1. Steve Jones

    Good job! I love the blog and videos. I’m sure the book will be a treat. I just hope I live long enough to see it. 🙂 Congratulations.

  2. Paul Chapman

    You can put me down for a copy, Richard 🙂

  3. Jim Linn

    Is that the title, “The Traditional Workshop”?

  4. Derek Long

    Looking forward to buying yet another Lost Art book. Now down the rabbit hole of authorship.

  5. Ilya Gromov

    This is great! Thanks for willingness to share your experience with us! It’s greatly appreciated.

  6. Steve Voigt

    There are few absolutes in life, but one of them is that you can never, ever have too many jokes about 38″ benches.

    Congratulations on the book. I’ll be waiting eagerly.

  7. Rob & Joanna Szrama


    You terrible tease. A book in the works and no idea the subject. Shame on you? Or should it be , “The game is afoot”? May your strangeness carry you, and the fair Helen, to un-dreamt of pinnacles.


  8. Doug Fish

    If your book is anything like your blog and videos….sign me up for a copy! Congrats!

    • Dan Noall

      I’m with Doug.

  9. Nicholas Owen

    I will happily pay for my copy now if you do one of those pre buy schemes.

    • Nikolaus

      me too!


    Without knowing the subject or title I would buy a copy of your book.
    your blogs and videos are a joy and a learning experience.

  11. Sean

    Kickstarter? I’m in!!!

  12. Chris Buckingham

    How wonderful! A project I have always intended embarking upon, but never made time for, you can put me down for a copy, (signed of course).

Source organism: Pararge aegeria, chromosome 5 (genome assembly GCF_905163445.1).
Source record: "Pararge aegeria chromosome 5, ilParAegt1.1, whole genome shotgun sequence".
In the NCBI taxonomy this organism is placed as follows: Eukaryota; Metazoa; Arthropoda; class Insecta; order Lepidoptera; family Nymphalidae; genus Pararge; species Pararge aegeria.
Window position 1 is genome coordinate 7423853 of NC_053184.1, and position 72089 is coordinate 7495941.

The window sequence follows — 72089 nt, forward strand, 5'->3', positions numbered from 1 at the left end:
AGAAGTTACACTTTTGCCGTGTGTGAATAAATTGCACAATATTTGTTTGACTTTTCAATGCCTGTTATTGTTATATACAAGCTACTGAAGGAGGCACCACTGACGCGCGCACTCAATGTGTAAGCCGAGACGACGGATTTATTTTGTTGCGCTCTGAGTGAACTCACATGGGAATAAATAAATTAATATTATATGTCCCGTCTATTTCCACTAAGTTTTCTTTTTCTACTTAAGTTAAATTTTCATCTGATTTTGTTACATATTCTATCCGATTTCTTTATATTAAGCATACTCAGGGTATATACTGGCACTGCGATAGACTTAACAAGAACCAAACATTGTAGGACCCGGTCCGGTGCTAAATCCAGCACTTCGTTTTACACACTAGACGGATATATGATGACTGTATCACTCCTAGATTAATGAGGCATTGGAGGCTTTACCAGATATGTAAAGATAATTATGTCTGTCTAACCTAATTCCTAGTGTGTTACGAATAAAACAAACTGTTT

13. Henry Fiacco

    Richard and Helen,
    I’m very happy to hear that you’ve hooked up with Lost Art Press. I’ve been impressed with what they’ve put out ever since I read The Anarchist’s Tool Chest. I look forward to buying and reading your book.

  14. Salko Safic

    Will this book be yet another beginners guide to hand tools ? I would love to see books written on advanced joinery, 18th century finishes building elaborate 18th century furniture. This is what many of us strive to achieve and would be a great arsenal in any woodworkers home.

  15. Michael O'Brien

    Richard and Helen, Put me down for a copy, I know it will be a great book, Chris would not have it otherwise and recognizes your ability to write one. I am at Handworks 2015 in Iowa, USA as I write and looking forward to meeting some of the authors of other LAP books that I own.
    Always enjoy your rants.
    Best to you, Mike

  16. Jim

    It is very good to have you back; I have missed the correspondence.

  17. Martin

    I couldn’t stop laughing at the 38″ comment. Congrats and can’t wait to read it!

  18. Erik Hinkston

    Bravo, everything about this project is exciting. You guys married up with Lost Press… I can’t wait, I’m in.

  19. DenverGeorge

    Between waiting for Chris’ Furniture of Necessity and your as yet untitled book, I now have a surfeit of great reading to look forward to. Please don’t be too long as I know that I’m already itching to build some of the projects in your book.

    I cannot tell you how much your blog has helped me in finding a direction for my woodworking and practical advice on setting up my tools and different ways to use them. Your latest rant on how to set up a smoothing plane (Stanley #3) was very timely. I received one that I had purchased yesterday and set it up as described in your rant. Worked just as advertised. Thank you for sharing your very practical knowledge.

  20. Eric

    Excellent; a new adventure. I’m looking forward to reading the fruits of your labours and hopefully hearing of your adventures along the way!
    Brilliant – constant new challenges keep you young – way to go!

  21. Stefan

    Can’t wait to read it.
    Congrats and keep on making.

  22. rootertooter

    Well, get on with it. I will be looking forward to the book. oh he is strange lot.

  23. Shannon

    I’m in for one Richard, but I think you should stick with what works and just title it “Richard’s Rants”